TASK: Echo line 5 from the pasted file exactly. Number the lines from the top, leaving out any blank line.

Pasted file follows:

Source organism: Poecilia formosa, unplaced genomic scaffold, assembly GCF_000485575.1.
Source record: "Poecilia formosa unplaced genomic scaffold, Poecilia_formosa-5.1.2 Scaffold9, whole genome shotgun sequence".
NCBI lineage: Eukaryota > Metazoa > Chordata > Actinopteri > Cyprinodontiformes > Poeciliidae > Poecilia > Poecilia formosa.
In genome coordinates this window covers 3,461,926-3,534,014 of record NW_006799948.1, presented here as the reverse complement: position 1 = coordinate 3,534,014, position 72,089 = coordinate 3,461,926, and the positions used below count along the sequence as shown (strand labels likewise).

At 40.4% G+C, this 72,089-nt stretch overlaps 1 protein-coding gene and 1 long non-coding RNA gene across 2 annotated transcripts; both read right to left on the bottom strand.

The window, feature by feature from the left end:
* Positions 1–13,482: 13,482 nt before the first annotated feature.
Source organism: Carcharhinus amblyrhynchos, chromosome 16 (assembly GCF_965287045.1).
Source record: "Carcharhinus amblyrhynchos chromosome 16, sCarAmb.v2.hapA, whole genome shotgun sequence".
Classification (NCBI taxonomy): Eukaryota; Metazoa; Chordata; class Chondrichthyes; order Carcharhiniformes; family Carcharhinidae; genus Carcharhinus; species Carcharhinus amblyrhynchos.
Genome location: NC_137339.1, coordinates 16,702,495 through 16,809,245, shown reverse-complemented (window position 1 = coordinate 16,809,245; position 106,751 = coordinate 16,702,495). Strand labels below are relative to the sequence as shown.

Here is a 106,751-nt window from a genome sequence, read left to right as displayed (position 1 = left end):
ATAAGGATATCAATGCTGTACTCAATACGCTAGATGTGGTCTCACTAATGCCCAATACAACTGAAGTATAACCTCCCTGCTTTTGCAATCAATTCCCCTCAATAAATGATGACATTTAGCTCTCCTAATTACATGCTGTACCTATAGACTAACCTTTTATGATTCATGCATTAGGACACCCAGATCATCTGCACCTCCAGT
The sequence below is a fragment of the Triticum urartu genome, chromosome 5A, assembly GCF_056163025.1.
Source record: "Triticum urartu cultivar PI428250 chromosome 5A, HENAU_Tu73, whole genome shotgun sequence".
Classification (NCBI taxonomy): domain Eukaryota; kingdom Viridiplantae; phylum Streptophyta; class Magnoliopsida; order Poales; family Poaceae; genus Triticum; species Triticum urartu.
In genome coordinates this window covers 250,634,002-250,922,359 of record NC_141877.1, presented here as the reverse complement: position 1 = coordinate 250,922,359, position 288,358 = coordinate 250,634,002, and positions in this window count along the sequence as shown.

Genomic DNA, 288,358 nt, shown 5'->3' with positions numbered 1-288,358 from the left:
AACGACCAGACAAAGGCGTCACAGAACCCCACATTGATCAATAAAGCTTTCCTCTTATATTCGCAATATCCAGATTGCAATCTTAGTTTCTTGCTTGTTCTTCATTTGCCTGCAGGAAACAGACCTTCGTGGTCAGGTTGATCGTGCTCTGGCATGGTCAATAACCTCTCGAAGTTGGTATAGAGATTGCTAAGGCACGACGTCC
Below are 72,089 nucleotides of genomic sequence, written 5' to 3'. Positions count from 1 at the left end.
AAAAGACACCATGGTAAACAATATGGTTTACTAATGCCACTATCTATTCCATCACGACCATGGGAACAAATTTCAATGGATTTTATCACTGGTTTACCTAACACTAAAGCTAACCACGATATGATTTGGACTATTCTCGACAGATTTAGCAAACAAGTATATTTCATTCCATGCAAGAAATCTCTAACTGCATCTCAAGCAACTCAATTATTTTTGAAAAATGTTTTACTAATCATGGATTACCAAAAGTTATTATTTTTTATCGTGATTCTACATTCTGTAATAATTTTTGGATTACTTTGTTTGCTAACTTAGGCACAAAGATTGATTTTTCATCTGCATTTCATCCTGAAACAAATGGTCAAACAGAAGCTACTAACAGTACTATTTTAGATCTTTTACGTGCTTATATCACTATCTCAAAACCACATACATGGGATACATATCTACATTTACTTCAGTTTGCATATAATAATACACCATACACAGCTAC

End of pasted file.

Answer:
At 40.4% G+C, this 72,089-nt stretch overlaps 1 protein-coding gene and 1 long non-coding RNA gene across 2 annotated transcripts; both read right to left on the bottom strand.